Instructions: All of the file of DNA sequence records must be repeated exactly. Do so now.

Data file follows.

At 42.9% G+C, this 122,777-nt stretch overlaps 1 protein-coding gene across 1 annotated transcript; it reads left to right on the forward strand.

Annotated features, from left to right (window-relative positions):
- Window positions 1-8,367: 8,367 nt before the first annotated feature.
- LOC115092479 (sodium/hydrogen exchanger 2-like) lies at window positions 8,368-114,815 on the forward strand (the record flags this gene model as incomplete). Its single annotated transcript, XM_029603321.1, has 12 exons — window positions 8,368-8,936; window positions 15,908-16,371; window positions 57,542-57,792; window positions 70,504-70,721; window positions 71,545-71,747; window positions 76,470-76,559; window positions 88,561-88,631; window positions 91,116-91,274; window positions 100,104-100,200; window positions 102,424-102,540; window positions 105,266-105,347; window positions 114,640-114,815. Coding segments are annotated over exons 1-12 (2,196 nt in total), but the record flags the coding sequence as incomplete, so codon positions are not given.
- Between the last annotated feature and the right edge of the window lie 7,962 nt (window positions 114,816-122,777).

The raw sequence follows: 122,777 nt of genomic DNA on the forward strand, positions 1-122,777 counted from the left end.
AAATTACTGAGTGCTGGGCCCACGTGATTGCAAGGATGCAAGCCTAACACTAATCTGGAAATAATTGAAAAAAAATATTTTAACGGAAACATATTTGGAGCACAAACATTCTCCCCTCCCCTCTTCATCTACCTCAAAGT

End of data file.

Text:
At 42.9% G+C, this 122,777-nt stretch overlaps 1 protein-coding gene across 1 annotated transcript; it reads left to right on the forward strand.

Annotated features, from left to right (window-relative positions):
- Window positions 1-8,367: 8,367 nt before the first annotated feature.
- LOC115092479 (sodium/hydrogen exchanger 2-like) lies at window positions 8,368-114,815 on the forward strand (the record flags this gene model as incomplete). Its single annotated transcript, XM_029603321.1, has 12 exons — window positions 8,368-8,936; window positions 15,908-16,371; window positions 57,542-57,792; window positions 70,504-70,721; window positions 71,545-71,747; window positions 76,470-76,559; window positions 88,561-88,631; window positions 91,116-91,274; window positions 100,104-100,200; window positions 102,424-102,540; window positions 105,266-105,347; window positions 114,640-114,815. Coding segments are annotated over exons 1-12 (2,196 nt in total), but the record flags the coding sequence as incomplete, so codon positions are not given.
- Between the last annotated feature and the right edge of the window lie 7,962 nt (window positions 114,816-122,777).

The raw sequence follows: 122,777 nt of genomic DNA on the forward strand, positions 1-122,777 counted from the left end.
AAATTACTGAGTGCTGGGCCCACGTGATTGCAAGGATGCAAGCCTAACACTAATCTGGAAATAATTGAAAAAAAATATTTTAACGGAAACATATTTGGAGCACAAACATTCTCCCCTCCCCTCTTCATCTACCTCAAAGT